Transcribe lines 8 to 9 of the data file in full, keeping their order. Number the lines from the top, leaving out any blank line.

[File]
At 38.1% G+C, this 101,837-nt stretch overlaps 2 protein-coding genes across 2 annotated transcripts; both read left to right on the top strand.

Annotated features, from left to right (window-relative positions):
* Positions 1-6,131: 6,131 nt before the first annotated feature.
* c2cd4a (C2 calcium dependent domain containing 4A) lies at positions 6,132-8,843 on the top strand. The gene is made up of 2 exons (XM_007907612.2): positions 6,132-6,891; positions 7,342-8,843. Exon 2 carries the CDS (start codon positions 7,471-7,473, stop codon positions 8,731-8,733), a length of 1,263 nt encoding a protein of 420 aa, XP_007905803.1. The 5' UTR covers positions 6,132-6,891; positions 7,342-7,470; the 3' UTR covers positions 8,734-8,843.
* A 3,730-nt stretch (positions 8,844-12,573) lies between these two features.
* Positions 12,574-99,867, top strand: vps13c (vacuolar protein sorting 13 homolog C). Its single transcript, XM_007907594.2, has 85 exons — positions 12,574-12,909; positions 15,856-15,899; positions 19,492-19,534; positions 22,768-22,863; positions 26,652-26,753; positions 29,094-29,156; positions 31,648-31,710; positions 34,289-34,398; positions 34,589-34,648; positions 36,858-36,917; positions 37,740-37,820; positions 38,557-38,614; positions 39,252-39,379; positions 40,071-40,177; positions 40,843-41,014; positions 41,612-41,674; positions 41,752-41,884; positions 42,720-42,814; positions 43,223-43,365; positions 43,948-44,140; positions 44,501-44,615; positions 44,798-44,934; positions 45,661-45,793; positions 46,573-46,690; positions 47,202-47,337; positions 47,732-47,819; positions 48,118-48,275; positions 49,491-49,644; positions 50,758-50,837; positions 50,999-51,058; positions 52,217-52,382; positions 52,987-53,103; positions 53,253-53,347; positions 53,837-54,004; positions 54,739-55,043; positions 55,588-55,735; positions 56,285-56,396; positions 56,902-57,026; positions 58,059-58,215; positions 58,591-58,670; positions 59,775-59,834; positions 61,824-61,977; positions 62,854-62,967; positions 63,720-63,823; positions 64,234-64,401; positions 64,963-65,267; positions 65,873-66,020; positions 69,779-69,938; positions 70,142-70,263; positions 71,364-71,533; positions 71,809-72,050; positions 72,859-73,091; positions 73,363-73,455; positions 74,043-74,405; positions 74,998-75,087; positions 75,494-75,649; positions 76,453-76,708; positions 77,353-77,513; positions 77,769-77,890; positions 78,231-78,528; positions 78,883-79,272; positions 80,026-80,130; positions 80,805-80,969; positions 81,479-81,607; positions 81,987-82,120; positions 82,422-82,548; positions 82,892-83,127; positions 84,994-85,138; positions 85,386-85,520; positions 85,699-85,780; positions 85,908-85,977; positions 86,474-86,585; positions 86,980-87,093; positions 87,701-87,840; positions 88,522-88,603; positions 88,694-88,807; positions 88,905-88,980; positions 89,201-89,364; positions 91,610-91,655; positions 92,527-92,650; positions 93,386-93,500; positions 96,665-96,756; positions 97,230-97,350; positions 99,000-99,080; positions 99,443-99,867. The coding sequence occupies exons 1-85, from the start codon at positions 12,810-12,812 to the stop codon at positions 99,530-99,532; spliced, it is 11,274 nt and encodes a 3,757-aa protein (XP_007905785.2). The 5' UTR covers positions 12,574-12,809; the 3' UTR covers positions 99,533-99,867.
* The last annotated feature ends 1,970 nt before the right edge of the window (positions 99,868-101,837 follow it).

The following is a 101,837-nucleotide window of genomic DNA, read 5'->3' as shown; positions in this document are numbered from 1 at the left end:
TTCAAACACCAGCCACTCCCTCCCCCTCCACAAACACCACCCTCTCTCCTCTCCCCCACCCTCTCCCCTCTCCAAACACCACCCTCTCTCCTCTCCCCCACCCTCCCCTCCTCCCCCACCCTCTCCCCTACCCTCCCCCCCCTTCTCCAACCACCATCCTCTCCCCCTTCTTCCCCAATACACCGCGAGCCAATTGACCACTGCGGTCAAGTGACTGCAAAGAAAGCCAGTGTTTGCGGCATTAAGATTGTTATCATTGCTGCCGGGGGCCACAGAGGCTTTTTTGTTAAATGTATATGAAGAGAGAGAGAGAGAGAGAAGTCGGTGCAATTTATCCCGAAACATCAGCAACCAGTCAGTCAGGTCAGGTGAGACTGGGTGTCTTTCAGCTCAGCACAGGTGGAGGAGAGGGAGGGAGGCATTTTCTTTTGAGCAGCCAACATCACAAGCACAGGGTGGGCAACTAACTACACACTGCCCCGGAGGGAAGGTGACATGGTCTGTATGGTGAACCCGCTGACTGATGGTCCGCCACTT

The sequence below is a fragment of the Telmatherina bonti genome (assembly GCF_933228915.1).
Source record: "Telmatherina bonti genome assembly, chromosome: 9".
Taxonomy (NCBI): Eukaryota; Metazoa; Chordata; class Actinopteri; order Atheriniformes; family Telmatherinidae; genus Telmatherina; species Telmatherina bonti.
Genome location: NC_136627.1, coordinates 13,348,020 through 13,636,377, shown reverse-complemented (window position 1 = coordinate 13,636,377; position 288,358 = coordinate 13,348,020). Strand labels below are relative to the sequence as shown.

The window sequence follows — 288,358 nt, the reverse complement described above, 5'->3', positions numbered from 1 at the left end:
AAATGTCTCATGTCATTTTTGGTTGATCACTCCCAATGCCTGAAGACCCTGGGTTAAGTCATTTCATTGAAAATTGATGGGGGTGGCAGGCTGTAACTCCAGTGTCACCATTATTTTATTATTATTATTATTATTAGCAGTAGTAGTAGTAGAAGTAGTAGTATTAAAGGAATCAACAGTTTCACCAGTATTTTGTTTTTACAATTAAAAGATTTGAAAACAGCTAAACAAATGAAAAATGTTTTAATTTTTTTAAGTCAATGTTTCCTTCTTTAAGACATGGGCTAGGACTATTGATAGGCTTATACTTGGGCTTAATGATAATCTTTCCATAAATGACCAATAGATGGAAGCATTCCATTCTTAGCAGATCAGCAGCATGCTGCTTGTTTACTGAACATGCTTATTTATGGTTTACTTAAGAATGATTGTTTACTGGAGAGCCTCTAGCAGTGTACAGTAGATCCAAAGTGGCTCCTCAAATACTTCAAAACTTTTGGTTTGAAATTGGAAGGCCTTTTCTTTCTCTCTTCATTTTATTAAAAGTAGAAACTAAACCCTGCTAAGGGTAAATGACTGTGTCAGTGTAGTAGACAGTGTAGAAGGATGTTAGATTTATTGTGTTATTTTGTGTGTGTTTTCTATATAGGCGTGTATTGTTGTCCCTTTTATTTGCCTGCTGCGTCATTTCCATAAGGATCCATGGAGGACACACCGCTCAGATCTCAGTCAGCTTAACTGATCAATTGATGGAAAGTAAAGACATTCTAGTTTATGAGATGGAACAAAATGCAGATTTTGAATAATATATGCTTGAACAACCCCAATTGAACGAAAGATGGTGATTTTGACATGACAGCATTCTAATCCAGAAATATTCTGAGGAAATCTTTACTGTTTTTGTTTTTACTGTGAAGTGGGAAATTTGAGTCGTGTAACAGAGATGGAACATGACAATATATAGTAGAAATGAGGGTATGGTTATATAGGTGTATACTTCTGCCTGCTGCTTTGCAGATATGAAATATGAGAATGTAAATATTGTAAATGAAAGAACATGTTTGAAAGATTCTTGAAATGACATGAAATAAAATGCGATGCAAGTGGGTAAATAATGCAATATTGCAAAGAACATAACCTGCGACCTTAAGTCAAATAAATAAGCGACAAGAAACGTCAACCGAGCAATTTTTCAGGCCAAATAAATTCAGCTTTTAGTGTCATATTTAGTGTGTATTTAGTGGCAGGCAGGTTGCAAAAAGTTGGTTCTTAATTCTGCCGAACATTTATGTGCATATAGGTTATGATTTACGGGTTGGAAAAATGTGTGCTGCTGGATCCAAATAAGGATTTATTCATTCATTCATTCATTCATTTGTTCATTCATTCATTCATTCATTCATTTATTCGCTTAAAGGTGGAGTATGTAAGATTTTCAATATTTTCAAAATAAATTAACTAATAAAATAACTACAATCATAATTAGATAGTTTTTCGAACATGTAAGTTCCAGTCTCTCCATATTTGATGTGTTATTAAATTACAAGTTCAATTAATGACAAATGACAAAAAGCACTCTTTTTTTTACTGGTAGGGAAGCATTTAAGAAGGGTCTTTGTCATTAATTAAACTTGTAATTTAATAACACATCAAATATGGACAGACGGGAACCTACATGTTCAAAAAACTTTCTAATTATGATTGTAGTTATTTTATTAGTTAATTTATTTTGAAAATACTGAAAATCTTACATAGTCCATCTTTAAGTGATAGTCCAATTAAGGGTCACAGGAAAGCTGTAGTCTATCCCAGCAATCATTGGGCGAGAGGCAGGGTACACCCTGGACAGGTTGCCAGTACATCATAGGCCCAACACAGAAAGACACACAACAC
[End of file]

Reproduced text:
The following is a 101,837-nucleotide window of genomic DNA, read 5'->3' as shown; positions in this document are numbered from 1 at the left end:
TTCAAACACCAGCCACTCCCTCCCCCTCCACAAACACCACCCTCTCTCCTCTCCCCCACCCTCTCCCCTCTCCAAACACCACCCTCTCTCCTCTCCCCCACCCTCCCCTCCTCCCCCACCCTCTCCCCTACCCTCCCCCCCCTTCTCCAACCACCATCCTCTCCCCCTTCTTCCCCAATACACCGCGAGCCAATTGACCACTGCGGTCAAGTGACTGCAAAGAAAGCCAGTGTTTGCGGCATTAAGATTGTTATCATTGCTGCCGGGGGCCACAGAGGCTTTTTTGTTAAATGTATATGAAGAGAGAGAGAGAGAGAGAAGTCGGTGCAATTTATCCCGAAACATCAGCAACCAGTCAGTCAGGTCAGGTGAGACTGGGTGTCTTTCAGCTCAGCACAGGTGGAGGAGAGGGAGGGAGGCATTTTCTTTTGAGCAGCCAACATCACAAGCACAGGGTGGGCAACTAACTACACACTGCCCCGGAGGGAAGGTGACATGGTCTGTATGGTGAACCCGCTGACTGATGGTCCGCCACTT